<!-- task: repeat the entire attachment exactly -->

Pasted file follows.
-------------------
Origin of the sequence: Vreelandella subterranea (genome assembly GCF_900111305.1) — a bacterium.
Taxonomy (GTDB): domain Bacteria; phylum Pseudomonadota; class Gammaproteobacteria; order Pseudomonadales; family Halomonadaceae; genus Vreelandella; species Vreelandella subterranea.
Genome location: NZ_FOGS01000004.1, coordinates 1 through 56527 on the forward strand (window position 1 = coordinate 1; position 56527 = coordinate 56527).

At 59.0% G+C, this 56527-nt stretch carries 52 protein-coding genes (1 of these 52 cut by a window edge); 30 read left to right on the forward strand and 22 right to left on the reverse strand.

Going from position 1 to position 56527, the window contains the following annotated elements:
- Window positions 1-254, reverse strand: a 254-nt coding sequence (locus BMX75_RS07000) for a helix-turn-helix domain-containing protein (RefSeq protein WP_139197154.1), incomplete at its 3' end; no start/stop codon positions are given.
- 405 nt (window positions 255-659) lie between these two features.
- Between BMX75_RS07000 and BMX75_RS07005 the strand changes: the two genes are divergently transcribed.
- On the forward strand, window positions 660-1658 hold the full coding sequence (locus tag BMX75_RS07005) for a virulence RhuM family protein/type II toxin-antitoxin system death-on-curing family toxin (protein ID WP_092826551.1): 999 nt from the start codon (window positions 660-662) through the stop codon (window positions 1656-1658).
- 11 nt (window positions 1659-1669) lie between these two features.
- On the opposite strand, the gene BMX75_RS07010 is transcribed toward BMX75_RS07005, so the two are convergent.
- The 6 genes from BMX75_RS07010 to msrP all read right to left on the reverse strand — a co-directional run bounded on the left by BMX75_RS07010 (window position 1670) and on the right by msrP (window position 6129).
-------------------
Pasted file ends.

Origin of the sequence: Vreelandella subterranea (genome assembly GCF_900111305.1) — a bacterium.
Taxonomy (GTDB): domain Bacteria; phylum Pseudomonadota; class Gammaproteobacteria; order Pseudomonadales; family Halomonadaceae; genus Vreelandella; species Vreelandella subterranea.
Genome location: NZ_FOGS01000004.1, coordinates 1 through 56527 on the forward strand (window position 1 = coordinate 1; position 56527 = coordinate 56527).

At 59.0% G+C, this 56527-nt stretch carries 52 protein-coding genes (1 of these 52 cut by a window edge); 30 read left to right on the forward strand and 22 right to left on the reverse strand.

Going from position 1 to position 56527, the window contains the following annotated elements:
- Window positions 1-254, reverse strand: a 254-nt coding sequence (locus BMX75_RS07000) for a helix-turn-helix domain-containing protein (RefSeq protein WP_139197154.1), incomplete at its 3' end; no start/stop codon positions are given.
- 405 nt (window positions 255-659) lie between these two features.
- Between BMX75_RS07000 and BMX75_RS07005 the strand changes: the two genes are divergently transcribed.
- On the forward strand, window positions 660-1658 hold the full coding sequence (locus tag BMX75_RS07005) for a virulence RhuM family protein/type II toxin-antitoxin system death-on-curing family toxin (protein ID WP_092826551.1): 999 nt from the start codon (window positions 660-662) through the stop codon (window positions 1656-1658).
- 11 nt (window positions 1659-1669) lie between these two features.
- On the opposite strand, the gene BMX75_RS07010 is transcribed toward BMX75_RS07005, so the two are convergent.
- The 6 genes from BMX75_RS07010 to msrP all read right to left on the reverse strand — a co-directional run bounded on the left by BMX75_RS07010 (window position 1670) and on the right by msrP (window position 6129).